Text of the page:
Human population genetics -- Argentina -- La Plata.
In this study we analyzed a sample of the urban population of La Plata, Argentina, using 17 mtDNA haplogroups, the DYS199 Y-chromosome polymorphism, and 5 autosomal population-associated alleles (PAAs). The contribution of native American maternal lineages to the population of La Plata was estimated as 45.6%, whereas the paternal contribution was much lower (10.6%), clearly indicating directional mating. Regarding autosomal evidence of admixture, the relative European, native American, and West African genetic contributions to the gene pool of La Plata were estimated to be 67.55% (±2.7), 25.9% (±4.3), and 6.5% (±6.4), respectively. When admixture was calculated at the individual level, we found a low correlation between the ancestral contribution estimated with uniparental lineages and autosomal markers. Most of the individuals from La Plata with a native American mtDNA haplogroup or the DYS199*T native American allele show a genetic contribution at the autosomal level that can be traced primarily to Europe. The results of this study emphasize the need to use both uniparentally and biparentally inherited genetic markers to understand the history of admixed populations.
The GM polymorphism of human immunoglobulins is analyzed in three Berber populations of southern Tunisia and compared to other GM data. Genetic diversity among Tunisian populations is higher than that among Europeans but does not exhibit any significant geographic or linguistic structure. This result suggests a complex pattern of genetic differentiation.
arabs, berbers, GM, human genetic diversity, immunoglobulins, North Africa, Tunisia.
Langstieh, B. T.
Reddy, B. Mohan.
The autosomal AmpFLSTR markers validated and widely used for forensic applications are used in this study to examine the extent of diversity and genetic relationships among nine Meghalaya populations. Altogether, 932 chromosomes from 9 populations were analyzed using 9 tetrameric AmpFLSTR loci. The included populations were all seven subtribes of the Austro-Asiatic Mon-Khmer-speaking Khasi and the neighboring Tibeto-Burman Garo. The Lyngngam, which are linguistically closer to the Khasi but are culturally intermediate between the Khasi and the Garo, are also included in the study. Although most of the microsatellite loci are highly polymorphic in each of these populations, the allele distributions are fairly uniform across the Meghalaya populations, suggesting relative homogeneity among them. Concurrent with this, the coefficient of gene differentiation (GST) is observed to be low (0.026 ± 0.002). This is naturally reflected in the lack of clear differentiation and clustering pattern of the Meghalaya tribes based on either geographic proximity or the historical or current affiliations of these tribes. Analysis of molecular variance (AMOVA) suggests no significant population structure. The structure analysis further suggests that, barring War-Khasi and Pnar, no other population shows any semblance of genetic identity. Even the position of the linguistically distinct Garo is not portrayed as separate from the Khasi. However, when comparable data from other Indian, Southeast Asian, and other continental populations were analyzed, the Meghalaya populations formed a compact cluster clearly separated from other populations, suggesting genetic identity of the Meghalaya populations as a whole. These results are concurrent with the hypothesis of a common and recent origin of these Meghalaya populations, whose genetic differentiation is overwhelmed by the homogenizing effect of continuous gene flow.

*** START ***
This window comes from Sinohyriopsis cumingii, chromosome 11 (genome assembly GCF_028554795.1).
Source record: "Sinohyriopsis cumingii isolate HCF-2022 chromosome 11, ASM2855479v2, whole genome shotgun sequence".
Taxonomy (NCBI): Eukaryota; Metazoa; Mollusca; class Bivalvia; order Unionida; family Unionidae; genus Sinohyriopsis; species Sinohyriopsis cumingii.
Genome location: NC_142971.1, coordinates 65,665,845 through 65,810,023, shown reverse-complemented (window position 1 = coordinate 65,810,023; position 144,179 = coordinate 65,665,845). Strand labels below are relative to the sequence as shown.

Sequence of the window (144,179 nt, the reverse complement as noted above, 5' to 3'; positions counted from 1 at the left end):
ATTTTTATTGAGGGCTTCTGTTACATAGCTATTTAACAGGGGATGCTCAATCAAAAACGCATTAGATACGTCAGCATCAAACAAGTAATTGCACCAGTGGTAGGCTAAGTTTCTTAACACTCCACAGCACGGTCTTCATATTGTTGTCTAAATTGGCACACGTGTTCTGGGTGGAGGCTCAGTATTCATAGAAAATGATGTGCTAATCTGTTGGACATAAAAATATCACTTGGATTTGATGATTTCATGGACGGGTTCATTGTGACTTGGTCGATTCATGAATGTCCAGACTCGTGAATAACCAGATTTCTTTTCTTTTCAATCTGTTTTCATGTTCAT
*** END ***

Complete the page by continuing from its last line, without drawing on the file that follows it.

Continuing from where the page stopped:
Heller, A. H.